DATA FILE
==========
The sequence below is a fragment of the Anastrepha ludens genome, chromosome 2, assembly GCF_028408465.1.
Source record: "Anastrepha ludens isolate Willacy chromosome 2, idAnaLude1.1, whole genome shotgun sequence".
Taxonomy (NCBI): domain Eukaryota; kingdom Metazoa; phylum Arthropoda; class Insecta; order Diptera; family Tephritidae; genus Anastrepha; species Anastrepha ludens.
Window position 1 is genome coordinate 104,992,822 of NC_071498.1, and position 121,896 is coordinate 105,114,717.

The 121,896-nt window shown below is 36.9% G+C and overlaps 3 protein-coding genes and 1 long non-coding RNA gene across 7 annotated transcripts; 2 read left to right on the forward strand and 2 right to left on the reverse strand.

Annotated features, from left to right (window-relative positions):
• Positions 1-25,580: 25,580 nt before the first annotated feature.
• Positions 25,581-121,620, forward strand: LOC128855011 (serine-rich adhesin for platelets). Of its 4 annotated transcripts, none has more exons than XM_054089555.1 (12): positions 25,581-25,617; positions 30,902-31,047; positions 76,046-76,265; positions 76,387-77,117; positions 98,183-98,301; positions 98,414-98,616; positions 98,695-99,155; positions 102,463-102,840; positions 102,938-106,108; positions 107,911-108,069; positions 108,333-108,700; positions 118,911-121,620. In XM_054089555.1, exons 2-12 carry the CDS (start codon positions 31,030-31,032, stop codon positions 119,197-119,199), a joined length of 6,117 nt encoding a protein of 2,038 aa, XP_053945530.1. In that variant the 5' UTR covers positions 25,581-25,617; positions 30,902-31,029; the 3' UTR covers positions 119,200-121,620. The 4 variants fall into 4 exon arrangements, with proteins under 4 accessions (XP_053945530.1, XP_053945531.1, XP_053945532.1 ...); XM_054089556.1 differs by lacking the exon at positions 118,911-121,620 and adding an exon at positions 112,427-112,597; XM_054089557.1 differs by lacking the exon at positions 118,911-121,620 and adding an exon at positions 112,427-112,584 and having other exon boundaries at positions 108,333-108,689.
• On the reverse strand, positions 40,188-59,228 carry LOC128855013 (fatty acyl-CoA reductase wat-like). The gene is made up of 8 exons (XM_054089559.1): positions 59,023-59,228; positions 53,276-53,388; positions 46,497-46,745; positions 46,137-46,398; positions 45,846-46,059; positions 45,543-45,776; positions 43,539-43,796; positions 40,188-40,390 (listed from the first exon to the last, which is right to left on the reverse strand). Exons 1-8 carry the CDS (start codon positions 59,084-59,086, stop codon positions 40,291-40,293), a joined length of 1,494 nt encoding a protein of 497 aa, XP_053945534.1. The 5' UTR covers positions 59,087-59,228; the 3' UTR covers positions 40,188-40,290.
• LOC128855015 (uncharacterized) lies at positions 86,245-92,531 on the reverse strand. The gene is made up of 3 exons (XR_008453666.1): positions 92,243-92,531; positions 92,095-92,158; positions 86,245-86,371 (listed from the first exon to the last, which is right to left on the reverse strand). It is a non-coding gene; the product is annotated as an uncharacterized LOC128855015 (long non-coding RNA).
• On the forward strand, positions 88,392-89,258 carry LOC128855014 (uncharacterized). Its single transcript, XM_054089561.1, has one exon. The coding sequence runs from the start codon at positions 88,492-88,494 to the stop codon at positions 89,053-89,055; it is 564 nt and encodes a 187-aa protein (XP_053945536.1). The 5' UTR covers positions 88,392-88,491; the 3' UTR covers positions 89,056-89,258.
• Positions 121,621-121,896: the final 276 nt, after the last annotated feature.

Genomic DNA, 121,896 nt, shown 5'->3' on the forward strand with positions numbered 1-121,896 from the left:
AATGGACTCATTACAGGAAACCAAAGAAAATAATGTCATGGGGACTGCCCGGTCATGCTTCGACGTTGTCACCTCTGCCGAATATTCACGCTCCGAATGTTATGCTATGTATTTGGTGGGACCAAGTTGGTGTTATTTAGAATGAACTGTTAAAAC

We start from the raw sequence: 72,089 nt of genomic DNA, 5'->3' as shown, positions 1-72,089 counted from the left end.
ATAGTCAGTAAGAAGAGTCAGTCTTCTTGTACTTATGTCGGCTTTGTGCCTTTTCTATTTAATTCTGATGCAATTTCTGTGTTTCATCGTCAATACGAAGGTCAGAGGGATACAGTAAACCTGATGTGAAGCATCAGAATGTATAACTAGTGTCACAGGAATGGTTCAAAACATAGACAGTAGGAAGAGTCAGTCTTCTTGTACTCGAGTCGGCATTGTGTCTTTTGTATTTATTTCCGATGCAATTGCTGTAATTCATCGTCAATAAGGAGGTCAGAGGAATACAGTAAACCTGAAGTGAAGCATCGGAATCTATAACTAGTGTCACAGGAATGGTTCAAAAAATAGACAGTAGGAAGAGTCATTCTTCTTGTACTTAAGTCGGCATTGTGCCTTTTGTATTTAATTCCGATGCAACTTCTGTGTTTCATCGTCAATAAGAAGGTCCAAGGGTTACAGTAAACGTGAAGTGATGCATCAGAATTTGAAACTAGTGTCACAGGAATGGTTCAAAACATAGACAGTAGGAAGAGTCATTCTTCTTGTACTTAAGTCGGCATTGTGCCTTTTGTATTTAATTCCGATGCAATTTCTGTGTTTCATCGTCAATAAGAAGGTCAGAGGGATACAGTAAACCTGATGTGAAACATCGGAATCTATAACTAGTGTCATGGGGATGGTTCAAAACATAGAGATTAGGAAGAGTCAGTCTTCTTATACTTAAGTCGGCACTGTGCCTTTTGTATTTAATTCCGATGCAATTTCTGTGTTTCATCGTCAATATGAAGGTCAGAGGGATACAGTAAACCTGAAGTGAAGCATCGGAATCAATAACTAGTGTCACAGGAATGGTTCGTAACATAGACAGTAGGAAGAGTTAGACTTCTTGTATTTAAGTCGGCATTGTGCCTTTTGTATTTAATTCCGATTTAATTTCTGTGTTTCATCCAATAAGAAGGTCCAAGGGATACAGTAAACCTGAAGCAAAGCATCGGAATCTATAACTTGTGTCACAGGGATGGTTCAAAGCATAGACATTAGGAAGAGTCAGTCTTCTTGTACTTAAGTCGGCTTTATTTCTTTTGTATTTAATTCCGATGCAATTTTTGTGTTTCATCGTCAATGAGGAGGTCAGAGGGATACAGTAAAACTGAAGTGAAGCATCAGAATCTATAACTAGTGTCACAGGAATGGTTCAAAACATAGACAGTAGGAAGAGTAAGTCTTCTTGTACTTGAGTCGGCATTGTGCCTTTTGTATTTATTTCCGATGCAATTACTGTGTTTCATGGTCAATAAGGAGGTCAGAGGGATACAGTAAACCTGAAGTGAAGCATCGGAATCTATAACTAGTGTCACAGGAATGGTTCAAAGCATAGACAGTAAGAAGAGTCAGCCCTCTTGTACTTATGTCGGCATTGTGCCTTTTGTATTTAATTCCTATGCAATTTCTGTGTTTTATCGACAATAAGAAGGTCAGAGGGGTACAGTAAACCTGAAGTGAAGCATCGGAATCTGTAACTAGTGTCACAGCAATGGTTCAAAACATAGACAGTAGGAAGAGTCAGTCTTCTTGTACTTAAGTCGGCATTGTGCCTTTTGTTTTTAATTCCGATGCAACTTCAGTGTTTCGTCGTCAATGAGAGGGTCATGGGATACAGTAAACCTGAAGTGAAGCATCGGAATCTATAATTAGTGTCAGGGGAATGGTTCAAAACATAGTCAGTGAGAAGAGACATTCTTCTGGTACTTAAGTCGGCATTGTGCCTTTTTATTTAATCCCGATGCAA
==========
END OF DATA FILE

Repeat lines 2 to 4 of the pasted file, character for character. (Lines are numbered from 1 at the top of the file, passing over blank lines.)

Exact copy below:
Source record: "Anastrepha ludens isolate Willacy chromosome 2, idAnaLude1.1, whole genome shotgun sequence".
Taxonomy (NCBI): domain Eukaryota; kingdom Metazoa; phylum Arthropoda; class Insecta; order Diptera; family Tephritidae; genus Anastrepha; species Anastrepha ludens.
Window position 1 is genome coordinate 104,992,822 of NC_071498.1, and position 121,896 is coordinate 105,114,717.